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Putin Signs New Law, Foreigners to Prove Russian Proficiency

Published: April 22, 2014 (Issue # 1806)



  • The Russian language requirement is expected to apply primariy to manual laborers from Central Asia.
    Photo: A. Astakhova for Vedomosti

President Vladimir Putin has signed into law a bill that requires foreigners to prove their ability to speak Russian while also giving his seal of approval to a separate bill that will make it easier to grant citizenship to Russian-speakers in former Soviet states.

The new immigration rules for foreign citizens, published Monday on the Kremlin's website, make it compulsory for anyone applying for a Russian work or residency permit to submit a certificate from an accredited institution, demonstrating their knowledge of the country's language, history and its basic legal framework.

Those under 18 years old, over 60 and students at accredited institutions, as well as qualified foreign specialists and their families will also be exempt from the new rules, set to go into force on Jan. 1, 2015.

Foreign residents with education documents stemming from 1991 or earlier from former Soviet countries where Russian language was a compulsory subject in schools have also been exempted from the exam.

The exemptions to the bill suggest that it is mostly aimed at immigrants from Central Asia, who come to major cities like Moscow to perform manual labor work and are perceived as having a limited grasp of Russian.

Those immigrants who received their permits before Jan. 1, 2015 will have to submit the necessary documentation when renewing their existing permits.

The tightening of the requirements for potential immigrants was signed into law alongside a separate pack of legal amendments that makes it simpler for Russian speakers in former Soviet Union countries to acquire Russian citizenship, Reuters reported.

That bill has been interpreted as a way to facilitate granting citizenship to residents in eastern Ukraine, who Russian government officials have said are under threat from the new central government in Kiev.





 

ALL ABOUT TOWN

Wednesday, Sept. 3


Although the Peter and Paul Fortress sand sculptures are more central and therefore more visible to the throngs of tourists, the 300th Anniversary Park of St. Petersburgs own collection closes today. The World Collection of Sand Sculptures that have been on display at the park reaches its final day, so fans of the classic beach activity should get there while they can.



Thursday, Sept. 4


Vladimir I. Danchenkov, Head of Baltic Customs, will be in attendance during AmChams Customs and Transportation Committee Meeting convening this afternoon at the organizations office near St. Isaacs Square at 3 p.m.



Friday, Sept. 5


Scrabble lovers and chess masters get their chance to assert their intellectual dominance at the return of the British Book Centers Board Game Evenings tonight. Held weekly on Friday nights, the event gives both board game lovers and those hoping to improve their English the chance to meet, greet and compete. Check out the centers VK page for more details.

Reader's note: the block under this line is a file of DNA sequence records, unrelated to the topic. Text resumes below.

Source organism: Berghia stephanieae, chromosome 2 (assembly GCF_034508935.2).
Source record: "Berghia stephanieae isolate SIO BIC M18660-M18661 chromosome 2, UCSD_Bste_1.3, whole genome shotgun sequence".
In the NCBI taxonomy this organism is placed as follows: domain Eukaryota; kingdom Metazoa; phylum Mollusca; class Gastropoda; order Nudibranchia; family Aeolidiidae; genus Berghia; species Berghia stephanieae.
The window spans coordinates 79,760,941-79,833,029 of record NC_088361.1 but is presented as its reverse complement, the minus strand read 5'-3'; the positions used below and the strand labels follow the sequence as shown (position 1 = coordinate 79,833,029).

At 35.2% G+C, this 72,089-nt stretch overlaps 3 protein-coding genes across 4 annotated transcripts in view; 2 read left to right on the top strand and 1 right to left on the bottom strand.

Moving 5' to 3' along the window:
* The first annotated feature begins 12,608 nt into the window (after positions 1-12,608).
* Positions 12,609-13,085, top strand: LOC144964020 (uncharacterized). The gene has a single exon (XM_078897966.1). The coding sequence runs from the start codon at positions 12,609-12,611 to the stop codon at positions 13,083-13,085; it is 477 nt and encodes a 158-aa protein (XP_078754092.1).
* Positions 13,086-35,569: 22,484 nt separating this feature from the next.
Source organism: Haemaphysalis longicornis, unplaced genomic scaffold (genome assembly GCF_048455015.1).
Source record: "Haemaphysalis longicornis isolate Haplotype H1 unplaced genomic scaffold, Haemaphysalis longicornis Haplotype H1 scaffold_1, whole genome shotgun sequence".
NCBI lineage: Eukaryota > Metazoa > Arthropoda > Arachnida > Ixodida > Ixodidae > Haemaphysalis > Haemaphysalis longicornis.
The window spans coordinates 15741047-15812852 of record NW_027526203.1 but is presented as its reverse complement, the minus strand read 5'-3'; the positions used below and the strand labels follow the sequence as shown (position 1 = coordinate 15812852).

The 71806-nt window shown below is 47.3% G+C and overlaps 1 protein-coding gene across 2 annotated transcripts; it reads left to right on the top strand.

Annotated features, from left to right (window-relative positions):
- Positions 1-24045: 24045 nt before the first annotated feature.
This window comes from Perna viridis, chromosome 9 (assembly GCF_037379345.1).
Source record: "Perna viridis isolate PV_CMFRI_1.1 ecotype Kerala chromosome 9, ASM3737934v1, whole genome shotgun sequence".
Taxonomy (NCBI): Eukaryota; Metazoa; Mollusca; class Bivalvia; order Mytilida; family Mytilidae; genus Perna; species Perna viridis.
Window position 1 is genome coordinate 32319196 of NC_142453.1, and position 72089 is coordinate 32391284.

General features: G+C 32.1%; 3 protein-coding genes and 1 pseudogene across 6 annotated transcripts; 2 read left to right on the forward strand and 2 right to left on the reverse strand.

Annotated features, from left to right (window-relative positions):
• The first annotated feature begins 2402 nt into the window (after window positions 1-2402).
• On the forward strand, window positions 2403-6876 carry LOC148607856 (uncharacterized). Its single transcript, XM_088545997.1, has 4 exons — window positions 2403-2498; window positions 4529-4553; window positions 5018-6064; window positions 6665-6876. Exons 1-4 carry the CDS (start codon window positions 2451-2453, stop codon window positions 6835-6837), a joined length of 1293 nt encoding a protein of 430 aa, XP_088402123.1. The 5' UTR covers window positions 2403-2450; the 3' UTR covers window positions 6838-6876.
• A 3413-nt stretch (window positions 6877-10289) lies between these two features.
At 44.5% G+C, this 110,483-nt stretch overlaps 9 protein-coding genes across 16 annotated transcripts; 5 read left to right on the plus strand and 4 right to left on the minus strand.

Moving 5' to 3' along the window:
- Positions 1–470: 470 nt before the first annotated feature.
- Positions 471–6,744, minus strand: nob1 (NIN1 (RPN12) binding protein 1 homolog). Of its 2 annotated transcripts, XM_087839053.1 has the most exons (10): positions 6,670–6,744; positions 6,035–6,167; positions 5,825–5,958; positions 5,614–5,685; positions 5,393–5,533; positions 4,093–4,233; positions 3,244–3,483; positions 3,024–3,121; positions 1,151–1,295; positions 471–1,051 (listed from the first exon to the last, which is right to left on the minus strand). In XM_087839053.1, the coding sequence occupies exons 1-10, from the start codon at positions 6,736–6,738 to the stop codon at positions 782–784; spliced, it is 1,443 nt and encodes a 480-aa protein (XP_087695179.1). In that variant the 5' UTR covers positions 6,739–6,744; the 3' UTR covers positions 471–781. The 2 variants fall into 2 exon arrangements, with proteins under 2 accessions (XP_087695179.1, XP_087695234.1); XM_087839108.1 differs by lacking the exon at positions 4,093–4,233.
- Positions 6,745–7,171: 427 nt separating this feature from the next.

Saturday, Sept. 6


Athletes will relish the chance to get the latest gear and try out something new at I Choose Sport, an annual event at Lenexpo forum that plans to welcome more than 30,000 people this week to the international exhibition center. Not only will visitors get to try their hand at various athletic endeavors but they will also be able to peruse equipment that can fulfill their dreams of becoming a champion.


Local KHL team SKA St. Petersburg open their season this evening at home against Lokomotiv Yarovslavl at the Ice Palace arena next to the Prospekt Bolshevikov metro station. See their website for a full schedule and available tickets.



Sunday, Sept. 7


Check out retro and antique cars at Fort Konstantin on Kronstadt Island in the Gulf of Finland at FORTuna, a yearly car festival that highlights the eccentricities of the Soviet automobile industry. A car race, contests and a stunt show will give visitors a chance to rev their engines.



Monday, Sept. 8


This evening marks the opening of the two-week ballet festival High Season at the Mikhailovsky Theater. Check the theaters website for more details about performances and featured dancers.



Tuesday, Sept. 9


Discuss the latest news and issues at the AmCham Hazardous Waste Management Roundtable this morning in the Tango Conference Hall of the Sokos Hotel Palace Bridge on Birzhevoy Pereulok. Starting at 9 a.m., planned topics include the Krasny Bor landfill and waste transportation between Russia and Finland.


Learn more about the citys modern architectural trends at the SPIBA Real Estate and Construction Committees meeting on the topic Contemporary Petersburg Style: What is It? Participants will get the chance to discuss whats in-demand with RBI Holdings Irina Petrova and Lubava Pryanikova, and the current state of the local real estate market. Please confirm your attendance by Sept. 5 through SPIBAs website if you wish to attend.



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